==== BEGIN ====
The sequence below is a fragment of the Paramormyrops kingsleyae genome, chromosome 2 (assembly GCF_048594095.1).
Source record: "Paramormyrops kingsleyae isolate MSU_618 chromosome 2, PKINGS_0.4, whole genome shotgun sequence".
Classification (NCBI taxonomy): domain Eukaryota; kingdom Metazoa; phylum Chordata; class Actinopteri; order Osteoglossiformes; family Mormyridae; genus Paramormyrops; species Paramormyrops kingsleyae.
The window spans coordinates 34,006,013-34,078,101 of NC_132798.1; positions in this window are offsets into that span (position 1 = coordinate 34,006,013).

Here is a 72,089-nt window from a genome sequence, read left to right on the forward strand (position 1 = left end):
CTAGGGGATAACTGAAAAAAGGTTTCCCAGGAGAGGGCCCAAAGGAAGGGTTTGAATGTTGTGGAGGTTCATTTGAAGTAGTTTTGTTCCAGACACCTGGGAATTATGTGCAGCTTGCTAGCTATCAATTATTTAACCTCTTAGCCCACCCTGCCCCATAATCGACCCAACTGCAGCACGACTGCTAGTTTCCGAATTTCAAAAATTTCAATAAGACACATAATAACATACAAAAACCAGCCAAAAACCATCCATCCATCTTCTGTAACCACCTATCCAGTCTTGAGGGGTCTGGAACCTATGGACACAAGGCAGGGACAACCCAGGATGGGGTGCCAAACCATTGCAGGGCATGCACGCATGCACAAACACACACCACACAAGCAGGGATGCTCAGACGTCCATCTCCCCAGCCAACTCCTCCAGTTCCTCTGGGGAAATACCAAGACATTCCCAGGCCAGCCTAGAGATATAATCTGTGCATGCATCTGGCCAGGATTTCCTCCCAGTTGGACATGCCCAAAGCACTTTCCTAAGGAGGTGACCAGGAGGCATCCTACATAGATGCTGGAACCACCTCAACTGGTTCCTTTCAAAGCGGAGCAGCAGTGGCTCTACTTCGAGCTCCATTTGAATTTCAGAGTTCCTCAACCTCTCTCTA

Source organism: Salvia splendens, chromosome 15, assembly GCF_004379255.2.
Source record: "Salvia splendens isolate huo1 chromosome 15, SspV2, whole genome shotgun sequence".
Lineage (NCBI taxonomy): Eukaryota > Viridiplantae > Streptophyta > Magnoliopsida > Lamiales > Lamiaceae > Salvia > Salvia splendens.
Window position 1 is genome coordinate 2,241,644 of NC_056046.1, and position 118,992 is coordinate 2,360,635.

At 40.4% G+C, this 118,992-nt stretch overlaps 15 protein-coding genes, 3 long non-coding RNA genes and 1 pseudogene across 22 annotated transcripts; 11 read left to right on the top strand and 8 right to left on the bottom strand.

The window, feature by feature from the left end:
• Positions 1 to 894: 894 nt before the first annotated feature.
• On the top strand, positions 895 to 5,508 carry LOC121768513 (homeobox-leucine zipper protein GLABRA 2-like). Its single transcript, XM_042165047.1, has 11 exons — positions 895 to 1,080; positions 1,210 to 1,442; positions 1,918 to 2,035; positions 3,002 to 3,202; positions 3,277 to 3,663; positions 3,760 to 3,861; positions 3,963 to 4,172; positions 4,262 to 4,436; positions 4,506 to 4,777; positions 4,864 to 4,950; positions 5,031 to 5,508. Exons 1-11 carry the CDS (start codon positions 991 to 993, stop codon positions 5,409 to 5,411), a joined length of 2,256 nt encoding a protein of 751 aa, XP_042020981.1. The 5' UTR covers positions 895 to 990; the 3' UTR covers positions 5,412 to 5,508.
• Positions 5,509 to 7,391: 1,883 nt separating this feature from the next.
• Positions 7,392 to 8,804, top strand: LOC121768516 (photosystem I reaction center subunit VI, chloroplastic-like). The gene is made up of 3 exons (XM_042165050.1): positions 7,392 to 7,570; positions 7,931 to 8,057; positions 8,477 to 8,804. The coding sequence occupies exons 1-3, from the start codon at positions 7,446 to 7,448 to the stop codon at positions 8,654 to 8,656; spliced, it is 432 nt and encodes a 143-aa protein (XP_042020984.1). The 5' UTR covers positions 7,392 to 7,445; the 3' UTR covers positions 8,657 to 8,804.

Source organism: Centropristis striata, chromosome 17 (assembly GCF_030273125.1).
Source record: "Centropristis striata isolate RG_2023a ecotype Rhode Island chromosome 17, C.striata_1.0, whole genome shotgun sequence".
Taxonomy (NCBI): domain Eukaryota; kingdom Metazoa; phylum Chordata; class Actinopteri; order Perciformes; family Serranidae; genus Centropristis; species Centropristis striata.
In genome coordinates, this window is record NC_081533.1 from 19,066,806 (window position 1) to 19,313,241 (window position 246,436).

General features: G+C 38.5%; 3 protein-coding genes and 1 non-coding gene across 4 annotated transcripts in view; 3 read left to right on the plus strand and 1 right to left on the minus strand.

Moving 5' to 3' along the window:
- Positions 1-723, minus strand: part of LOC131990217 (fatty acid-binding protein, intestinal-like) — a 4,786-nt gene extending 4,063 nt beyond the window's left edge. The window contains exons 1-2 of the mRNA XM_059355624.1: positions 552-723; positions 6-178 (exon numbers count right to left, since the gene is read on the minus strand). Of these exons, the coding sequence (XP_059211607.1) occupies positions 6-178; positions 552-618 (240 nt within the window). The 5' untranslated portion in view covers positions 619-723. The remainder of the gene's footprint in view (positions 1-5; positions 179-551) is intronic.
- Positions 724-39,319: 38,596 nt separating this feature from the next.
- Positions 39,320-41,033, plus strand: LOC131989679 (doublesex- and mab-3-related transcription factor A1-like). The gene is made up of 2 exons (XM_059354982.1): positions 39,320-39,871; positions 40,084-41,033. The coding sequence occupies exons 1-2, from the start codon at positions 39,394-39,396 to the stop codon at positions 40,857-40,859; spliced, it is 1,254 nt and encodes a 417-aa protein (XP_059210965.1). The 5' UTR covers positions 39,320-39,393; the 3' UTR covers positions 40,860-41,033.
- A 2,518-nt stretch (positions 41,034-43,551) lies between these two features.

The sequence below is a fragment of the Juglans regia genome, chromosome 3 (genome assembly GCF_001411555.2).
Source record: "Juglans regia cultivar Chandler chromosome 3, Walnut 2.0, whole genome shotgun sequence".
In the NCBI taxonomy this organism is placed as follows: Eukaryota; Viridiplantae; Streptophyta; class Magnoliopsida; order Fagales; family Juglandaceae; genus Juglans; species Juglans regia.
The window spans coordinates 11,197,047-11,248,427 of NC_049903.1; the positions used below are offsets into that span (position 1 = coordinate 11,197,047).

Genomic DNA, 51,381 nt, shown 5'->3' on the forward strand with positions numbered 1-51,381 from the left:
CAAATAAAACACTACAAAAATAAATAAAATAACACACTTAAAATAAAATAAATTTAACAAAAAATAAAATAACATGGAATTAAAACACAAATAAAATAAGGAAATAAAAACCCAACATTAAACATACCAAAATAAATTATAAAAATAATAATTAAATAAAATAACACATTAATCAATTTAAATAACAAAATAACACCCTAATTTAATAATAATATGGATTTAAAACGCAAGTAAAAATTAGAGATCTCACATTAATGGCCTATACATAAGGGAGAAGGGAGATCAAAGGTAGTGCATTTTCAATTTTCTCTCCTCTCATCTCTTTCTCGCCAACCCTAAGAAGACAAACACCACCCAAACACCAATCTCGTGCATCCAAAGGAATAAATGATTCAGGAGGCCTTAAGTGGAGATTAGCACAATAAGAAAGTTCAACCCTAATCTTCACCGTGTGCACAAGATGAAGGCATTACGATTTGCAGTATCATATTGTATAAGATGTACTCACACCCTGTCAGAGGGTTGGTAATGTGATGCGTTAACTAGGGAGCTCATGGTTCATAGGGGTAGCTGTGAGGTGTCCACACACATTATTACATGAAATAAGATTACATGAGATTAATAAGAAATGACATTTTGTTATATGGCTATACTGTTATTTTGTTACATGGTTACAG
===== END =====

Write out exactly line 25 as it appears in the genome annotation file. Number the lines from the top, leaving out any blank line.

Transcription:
- Positions 39,320-41,033, plus strand: LOC131989679 (doublesex- and mab-3-related transcription factor A1-like). The gene is made up of 2 exons (XM_059354982.1): positions 39,320-39,871; positions 40,084-41,033. The coding sequence occupies exons 1-2, from the start codon at positions 39,394-39,396 to the stop codon at positions 40,857-40,859; spliced, it is 1,254 nt and encodes a 417-aa protein (XP_059210965.1). The 5' UTR covers positions 39,320-39,393; the 3' UTR covers positions 40,860-41,033.